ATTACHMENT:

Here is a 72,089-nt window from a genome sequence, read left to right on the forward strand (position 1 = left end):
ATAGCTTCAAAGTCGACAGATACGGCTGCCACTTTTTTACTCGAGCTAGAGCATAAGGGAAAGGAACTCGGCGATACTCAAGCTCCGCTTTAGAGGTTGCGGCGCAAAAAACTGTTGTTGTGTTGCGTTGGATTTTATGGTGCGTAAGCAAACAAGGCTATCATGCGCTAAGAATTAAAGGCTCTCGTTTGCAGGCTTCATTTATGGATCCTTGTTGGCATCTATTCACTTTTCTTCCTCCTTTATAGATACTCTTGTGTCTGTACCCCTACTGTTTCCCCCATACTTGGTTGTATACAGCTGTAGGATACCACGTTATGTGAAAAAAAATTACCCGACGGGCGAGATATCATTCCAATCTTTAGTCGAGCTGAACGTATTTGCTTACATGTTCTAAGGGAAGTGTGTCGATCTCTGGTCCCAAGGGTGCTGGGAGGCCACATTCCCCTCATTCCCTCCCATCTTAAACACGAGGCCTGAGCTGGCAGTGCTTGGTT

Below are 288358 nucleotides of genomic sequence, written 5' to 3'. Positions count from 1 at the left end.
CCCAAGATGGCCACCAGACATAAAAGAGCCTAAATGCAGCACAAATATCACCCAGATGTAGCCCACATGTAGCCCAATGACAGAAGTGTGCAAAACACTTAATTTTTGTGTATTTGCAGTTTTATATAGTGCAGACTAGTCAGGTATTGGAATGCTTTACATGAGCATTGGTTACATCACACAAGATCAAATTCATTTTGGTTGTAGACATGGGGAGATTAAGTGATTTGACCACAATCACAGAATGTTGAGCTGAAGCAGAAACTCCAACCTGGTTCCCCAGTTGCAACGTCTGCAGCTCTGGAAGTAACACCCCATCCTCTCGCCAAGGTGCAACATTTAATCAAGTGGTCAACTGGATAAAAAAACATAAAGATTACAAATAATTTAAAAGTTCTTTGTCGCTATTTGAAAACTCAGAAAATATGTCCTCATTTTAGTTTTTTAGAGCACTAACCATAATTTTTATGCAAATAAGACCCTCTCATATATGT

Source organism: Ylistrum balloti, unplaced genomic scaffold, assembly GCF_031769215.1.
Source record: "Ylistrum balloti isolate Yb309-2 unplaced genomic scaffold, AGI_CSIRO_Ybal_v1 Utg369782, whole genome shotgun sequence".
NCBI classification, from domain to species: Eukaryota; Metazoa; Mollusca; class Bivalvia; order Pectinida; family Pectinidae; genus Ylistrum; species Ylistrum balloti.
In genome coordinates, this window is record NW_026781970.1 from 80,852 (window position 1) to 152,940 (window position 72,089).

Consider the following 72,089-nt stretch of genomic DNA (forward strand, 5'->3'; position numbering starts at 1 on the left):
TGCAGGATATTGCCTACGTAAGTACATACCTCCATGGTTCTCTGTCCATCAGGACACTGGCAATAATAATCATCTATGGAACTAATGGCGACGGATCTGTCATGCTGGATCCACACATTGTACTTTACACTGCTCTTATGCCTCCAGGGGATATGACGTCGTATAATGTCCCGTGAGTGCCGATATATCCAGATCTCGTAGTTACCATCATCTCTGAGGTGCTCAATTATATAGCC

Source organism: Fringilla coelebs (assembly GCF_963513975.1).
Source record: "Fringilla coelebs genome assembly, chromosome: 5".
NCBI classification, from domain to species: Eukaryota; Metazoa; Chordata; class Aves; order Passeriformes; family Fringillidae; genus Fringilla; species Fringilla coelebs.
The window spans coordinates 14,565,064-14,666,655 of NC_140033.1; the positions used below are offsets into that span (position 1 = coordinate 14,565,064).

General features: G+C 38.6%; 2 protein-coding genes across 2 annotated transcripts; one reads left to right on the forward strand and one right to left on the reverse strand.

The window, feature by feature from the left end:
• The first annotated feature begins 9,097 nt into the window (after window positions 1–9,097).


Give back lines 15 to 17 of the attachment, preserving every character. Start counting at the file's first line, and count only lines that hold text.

General features: G+C 38.6%; 2 protein-coding genes across 2 annotated transcripts; one reads left to right on the forward strand and one right to left on the reverse strand.

The window, feature by feature from the left end:
• The first annotated feature begins 9,097 nt into the window (after window positions 1–9,097).